Not only did he emphasize that the Patriots would come to Ukraine, but he also suggested that Germany, which he frequently attacks on Russia’s side in the Poland issue, and its soldiers would run the Patriots, will not dare to confront Russia. “The German attitude so far leaves no reason to believe that they will decide to fire Russian missiles,” Kaczynski said.

Mr. Kaczynski has no official role in the Polish government, but defense minister Mariusz Blaszczak joined within hours. The President of Poland, Andrzej Duda, of the same party, and also the commander-in-chief of Poland, was embarrassed by the painfully obvious display of his impotence.

NATO allies were quietly angry, precisely because the Patriots would be operated by German troops, and the defense bloc made it clear that they would not deploy troops to Ukraine and risk a NATO-Russia war . Germany said any decision to send Patriots to Ukraine would have to be a NATO decision, not a bilateral one.

“Kaczynski knows this and is completely skeptical,” said Piotr Buras, Warsaw director of the European Council on Foreign Relations. “Everybody knows the Germans will not and cannot send Patriots to Ukraine. And, of course, there are no Polish soldiers in Ukraine either.”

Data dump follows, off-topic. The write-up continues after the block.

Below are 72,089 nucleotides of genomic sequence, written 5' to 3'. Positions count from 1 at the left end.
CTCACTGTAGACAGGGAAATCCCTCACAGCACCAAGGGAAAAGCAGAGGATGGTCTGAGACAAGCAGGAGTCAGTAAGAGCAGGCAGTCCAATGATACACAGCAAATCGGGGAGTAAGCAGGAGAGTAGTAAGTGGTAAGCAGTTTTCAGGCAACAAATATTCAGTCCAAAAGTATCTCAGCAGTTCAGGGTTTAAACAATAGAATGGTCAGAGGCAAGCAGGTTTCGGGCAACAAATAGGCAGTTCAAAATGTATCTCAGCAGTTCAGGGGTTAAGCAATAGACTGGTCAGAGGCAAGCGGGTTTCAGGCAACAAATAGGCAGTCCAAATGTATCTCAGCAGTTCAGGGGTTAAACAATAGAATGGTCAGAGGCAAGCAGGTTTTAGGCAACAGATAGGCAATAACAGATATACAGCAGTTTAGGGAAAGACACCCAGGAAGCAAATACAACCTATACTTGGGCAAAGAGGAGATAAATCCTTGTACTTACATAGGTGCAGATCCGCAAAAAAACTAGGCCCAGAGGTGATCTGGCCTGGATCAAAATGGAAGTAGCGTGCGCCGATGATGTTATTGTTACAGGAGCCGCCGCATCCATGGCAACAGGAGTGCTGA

The only explanation for Mr Kaczynski’s reaction is politics, said Baranowski of the German Marshall Fund, as Poland is in the middle of an election campaign and the party’s support is dwindling. With elections scheduled for next fall, Law and Justice is strengthening its base and “criticism of Germany is the regular party line,” he said.

Some analysts also spot a political motive on the German side. Berlin’s offer, shortly after the Polish death, “was clearly a German attempt to win the bitter and toxic diplomatic war between Poland and Germany,” said Wojciech Przybylski, editor-in-chief Visegrad Insight and the president of Warsaw said. -based Res Publica Foundation, a research organization. “And it also harms Kaczynski’s electoral strategy.”

Even so, “it is shocking for a leading Polish politician and head of the governing coalition to say that he does not trust Germany as an ally,” Mr. Baranowski said. “If mismanaged, this could damage the unity of the alliance, beyond the two countries — I have never seen security set up this way, in this toxic mix.”

But Germany has decided to leave the offer open, the German diplomat said, and opinion polls show a large percentage of Poles think it is a good idea to have German patriots in Poland. nice.

On Tuesday night, the Polish government changed its stance again. Sir Blaszczak, defense minister, announced that after further negotiations with Berlin, he was “disappointed” to accept that the missiles would not reach Ukraine, adding, “We are starting to work out agreements on the deployment of launchers in Poland and make them part of our command system.”